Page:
This project started out of a theology assignment on social transformation. We researched other charitable organisations that use sewing as a means of support. We wanted to develop a charitable business model where people from all over the world could be practically, economically and spiritually involved in the making and selling of dresses that honour, respect and embody a love for God and His creation.
Below is a list of statements that would draw God and Kingdom principles into the project:
- By using locally sourced, heritage rich fabrics with no trimmings that need importing, we honour local people; enabling access to the project to makers in diverse locations, reducing carbon miles and challenging the need for fashion trends and consumerism.
- By using machinery resources available in remote areas (e.g. hand powered straight-stitch machines), we honour the poorest in the supply chain.
- By making a one-size dress that will fit all women in all seasons of life (including maternity and nursing), and last a lifetime. This reduces the need for large stock volumes which make setting up a business prohibitive to people on low incomes. It also simplifies manufacturing processes, reduces the likelihood of errors, eliminates dead stock and therefore minimises cost and waste. The dress has a diverse audience and selling online is simpler. Boutiques are often small with limited display space: with only one-size of dress there is less likelihood of dead size stock and more opportunity to display colour or fabric variations.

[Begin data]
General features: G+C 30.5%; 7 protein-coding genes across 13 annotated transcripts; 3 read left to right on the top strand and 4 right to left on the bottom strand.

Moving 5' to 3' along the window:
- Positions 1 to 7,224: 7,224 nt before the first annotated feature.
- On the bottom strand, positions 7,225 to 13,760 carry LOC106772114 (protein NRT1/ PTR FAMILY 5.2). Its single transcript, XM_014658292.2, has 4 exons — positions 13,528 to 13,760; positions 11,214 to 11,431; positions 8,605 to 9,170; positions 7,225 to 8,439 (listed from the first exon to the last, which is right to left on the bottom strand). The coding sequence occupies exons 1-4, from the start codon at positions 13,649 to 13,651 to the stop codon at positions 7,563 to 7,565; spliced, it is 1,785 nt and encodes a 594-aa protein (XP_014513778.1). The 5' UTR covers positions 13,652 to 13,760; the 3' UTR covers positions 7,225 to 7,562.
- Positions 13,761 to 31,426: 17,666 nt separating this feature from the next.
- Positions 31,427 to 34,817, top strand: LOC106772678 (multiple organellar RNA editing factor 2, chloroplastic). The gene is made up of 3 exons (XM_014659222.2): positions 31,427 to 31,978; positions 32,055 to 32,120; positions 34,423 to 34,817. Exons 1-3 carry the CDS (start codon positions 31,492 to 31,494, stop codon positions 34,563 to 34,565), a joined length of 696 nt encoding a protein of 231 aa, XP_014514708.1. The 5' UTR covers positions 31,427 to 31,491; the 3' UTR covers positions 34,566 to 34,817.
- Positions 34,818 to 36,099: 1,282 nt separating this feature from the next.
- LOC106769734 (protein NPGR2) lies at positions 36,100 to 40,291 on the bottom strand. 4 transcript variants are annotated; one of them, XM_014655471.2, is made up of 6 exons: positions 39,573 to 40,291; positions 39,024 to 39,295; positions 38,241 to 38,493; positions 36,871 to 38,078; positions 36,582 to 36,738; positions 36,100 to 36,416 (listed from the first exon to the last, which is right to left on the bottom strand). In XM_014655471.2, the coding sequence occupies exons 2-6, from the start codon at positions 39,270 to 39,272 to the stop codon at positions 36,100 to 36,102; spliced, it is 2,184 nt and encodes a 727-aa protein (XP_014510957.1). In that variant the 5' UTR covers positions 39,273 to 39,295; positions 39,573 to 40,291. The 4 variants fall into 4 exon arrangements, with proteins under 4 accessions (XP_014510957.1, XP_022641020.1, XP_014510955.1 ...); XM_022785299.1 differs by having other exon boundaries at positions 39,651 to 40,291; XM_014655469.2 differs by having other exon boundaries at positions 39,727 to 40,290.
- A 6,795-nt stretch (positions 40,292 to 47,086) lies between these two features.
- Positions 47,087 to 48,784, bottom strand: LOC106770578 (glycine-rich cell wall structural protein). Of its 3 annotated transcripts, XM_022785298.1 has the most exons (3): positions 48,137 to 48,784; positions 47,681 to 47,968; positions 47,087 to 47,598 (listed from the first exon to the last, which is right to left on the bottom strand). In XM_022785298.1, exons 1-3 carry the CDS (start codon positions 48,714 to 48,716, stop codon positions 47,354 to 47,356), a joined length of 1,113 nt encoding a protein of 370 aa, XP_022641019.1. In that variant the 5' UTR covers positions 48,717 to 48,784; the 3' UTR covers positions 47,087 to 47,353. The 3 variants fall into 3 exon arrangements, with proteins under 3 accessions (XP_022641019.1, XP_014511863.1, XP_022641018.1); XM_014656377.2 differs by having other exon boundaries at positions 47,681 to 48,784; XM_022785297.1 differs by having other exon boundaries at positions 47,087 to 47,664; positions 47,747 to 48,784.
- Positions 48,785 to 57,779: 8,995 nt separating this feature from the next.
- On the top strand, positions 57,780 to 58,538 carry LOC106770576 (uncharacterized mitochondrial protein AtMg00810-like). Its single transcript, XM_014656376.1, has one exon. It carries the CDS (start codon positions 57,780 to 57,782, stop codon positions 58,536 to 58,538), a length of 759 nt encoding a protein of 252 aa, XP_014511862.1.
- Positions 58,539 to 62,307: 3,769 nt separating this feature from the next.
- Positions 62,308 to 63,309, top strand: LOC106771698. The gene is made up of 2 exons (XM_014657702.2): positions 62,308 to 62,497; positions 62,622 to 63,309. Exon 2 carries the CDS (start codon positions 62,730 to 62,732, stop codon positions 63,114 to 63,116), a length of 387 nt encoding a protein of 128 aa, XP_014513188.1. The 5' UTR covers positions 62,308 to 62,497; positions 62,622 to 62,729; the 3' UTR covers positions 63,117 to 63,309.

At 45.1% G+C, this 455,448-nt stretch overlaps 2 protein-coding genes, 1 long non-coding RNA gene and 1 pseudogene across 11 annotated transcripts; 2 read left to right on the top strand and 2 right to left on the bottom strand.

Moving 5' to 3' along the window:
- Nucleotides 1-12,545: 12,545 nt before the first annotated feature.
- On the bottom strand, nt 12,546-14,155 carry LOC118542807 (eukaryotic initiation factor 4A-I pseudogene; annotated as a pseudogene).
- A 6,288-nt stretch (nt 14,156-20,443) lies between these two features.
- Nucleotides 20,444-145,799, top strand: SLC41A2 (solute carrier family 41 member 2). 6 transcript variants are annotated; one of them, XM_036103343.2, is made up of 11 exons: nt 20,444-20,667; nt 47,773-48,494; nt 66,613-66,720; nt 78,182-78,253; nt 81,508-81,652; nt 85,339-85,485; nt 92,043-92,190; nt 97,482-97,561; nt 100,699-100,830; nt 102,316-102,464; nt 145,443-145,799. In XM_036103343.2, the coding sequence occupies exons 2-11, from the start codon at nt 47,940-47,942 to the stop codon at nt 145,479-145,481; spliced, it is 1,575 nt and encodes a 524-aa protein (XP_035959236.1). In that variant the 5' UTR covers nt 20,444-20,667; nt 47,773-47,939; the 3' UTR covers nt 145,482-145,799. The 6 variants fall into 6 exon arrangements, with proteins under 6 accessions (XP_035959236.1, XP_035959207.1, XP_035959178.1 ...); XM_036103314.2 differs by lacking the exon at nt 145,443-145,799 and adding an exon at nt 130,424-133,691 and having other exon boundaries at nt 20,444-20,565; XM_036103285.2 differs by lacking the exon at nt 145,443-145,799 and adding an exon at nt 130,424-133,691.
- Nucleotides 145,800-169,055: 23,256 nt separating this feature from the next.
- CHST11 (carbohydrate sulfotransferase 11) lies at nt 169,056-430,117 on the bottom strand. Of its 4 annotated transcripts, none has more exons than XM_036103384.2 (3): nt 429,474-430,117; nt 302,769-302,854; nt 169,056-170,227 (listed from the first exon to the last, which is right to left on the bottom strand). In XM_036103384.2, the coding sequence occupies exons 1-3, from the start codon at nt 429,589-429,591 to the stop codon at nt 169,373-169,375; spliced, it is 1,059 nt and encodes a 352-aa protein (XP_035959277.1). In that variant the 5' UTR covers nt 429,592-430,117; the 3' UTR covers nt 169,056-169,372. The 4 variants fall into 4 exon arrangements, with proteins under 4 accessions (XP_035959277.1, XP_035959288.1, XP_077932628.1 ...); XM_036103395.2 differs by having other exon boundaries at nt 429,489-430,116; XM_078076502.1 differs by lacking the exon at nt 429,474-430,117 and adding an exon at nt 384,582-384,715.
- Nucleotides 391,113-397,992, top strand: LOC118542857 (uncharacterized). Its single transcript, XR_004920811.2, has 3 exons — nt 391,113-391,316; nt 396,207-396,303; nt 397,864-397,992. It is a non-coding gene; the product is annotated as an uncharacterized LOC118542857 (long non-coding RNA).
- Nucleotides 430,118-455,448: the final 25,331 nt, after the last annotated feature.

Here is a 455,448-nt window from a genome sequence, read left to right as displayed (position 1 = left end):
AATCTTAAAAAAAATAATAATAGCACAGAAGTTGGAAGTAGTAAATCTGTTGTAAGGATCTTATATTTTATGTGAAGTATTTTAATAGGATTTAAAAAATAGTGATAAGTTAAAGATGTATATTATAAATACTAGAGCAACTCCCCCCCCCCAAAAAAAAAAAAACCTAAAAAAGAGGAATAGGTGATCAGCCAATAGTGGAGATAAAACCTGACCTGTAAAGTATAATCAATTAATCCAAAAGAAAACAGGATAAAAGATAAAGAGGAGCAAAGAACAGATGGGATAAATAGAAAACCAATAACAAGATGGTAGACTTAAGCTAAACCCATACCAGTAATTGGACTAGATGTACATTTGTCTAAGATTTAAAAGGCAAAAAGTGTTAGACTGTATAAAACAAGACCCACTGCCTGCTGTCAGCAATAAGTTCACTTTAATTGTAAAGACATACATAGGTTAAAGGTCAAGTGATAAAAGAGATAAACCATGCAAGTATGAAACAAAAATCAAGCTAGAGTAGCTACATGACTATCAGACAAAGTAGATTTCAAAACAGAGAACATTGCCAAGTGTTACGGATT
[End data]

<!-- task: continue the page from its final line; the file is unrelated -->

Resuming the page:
- By using a financial remuneration system that honours everyone involved and provides generously for the poor. Producers in the west are remunerated with a fair return. When producers in poorer countries sell in their own locality, dresses are sold at appropriate prices. However, when they export their dresses to the west, we use western retail prices in order to provide a greater return for their benefit, for example the first six dresses a trainee makes generates sufficient income to purchase their own sewing machine.
- By using a sustainable business model that enables fair commercial profit margins so the product can be a prophetic statement to the global fashion industry.
- By sourcing fabric as respectfully as we can:
- as locally as possible;
- from fair trade producers where we can, and if not, from producers with ethical values;
- with organic credentials if we can within the budgets our transparent pricing policy permits;
- we also purchase waste fabric from end of factory lines as an alternative sustainable option.
- By relying on skills training through visuals and training aids, without the need for written text. This easily crosses language and literacy barriers and provides training that demonstrates investment in others.
- By engaging people as equals from all over the world, demonstrating care and love for all.
- By creating a prayer network which supports everyone involved.
- By telling the story behind the dress and how the product embodies our goals.